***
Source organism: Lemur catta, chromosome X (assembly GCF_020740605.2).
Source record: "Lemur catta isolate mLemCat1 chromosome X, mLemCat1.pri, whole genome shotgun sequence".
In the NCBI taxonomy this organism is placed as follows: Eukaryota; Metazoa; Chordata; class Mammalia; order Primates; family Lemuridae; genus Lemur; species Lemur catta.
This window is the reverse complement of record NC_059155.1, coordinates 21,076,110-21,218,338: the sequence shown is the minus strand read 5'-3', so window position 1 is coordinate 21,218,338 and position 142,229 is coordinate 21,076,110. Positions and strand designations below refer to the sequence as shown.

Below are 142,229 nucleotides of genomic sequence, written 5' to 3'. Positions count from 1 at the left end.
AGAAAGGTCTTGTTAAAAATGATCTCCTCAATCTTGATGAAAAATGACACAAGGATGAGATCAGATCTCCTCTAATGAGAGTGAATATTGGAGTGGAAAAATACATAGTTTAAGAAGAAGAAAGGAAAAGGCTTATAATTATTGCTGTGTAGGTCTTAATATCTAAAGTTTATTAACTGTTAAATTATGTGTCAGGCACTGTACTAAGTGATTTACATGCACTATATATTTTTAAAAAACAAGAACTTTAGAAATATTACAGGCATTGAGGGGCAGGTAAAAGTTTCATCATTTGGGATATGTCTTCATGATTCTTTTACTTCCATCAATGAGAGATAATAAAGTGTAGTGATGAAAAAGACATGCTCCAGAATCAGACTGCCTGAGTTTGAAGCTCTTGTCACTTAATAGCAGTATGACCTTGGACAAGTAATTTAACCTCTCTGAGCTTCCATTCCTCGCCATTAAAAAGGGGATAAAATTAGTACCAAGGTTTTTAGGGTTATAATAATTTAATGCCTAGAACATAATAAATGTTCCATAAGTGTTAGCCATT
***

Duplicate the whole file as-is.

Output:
Source organism: Lemur catta, chromosome X (assembly GCF_020740605.2).
Source record: "Lemur catta isolate mLemCat1 chromosome X, mLemCat1.pri, whole genome shotgun sequence".
In the NCBI taxonomy this organism is placed as follows: Eukaryota; Metazoa; Chordata; class Mammalia; order Primates; family Lemuridae; genus Lemur; species Lemur catta.
This window is the reverse complement of record NC_059155.1, coordinates 21,076,110-21,218,338: the sequence shown is the minus strand read 5'-3', so window position 1 is coordinate 21,218,338 and position 142,229 is coordinate 21,076,110. Positions and strand designations below refer to the sequence as shown.

Below are 142,229 nucleotides of genomic sequence, written 5' to 3'. Positions count from 1 at the left end.
AGAAAGGTCTTGTTAAAAATGATCTCCTCAATCTTGATGAAAAATGACACAAGGATGAGATCAGATCTCCTCTAATGAGAGTGAATATTGGAGTGGAAAAATACATAGTTTAAGAAGAAGAAAGGAAAAGGCTTATAATTATTGCTGTGTAGGTCTTAATATCTAAAGTTTATTAACTGTTAAATTATGTGTCAGGCACTGTACTAAGTGATTTACATGCACTATATATTTTTAAAAAACAAGAACTTTAGAAATATTACAGGCATTGAGGGGCAGGTAAAAGTTTCATCATTTGGGATATGTCTTCATGATTCTTTTACTTCCATCAATGAGAGATAATAAAGTGTAGTGATGAAAAAGACATGCTCCAGAATCAGACTGCCTGAGTTTGAAGCTCTTGTCACTTAATAGCAGTATGACCTTGGACAAGTAATTTAACCTCTCTGAGCTTCCATTCCTCGCCATTAAAAAGGGGATAAAATTAGTACCAAGGTTTTTAGGGTTATAATAATTTAATGCCTAGAACATAATAAATGTTCCATAAGTGTTAGCCATT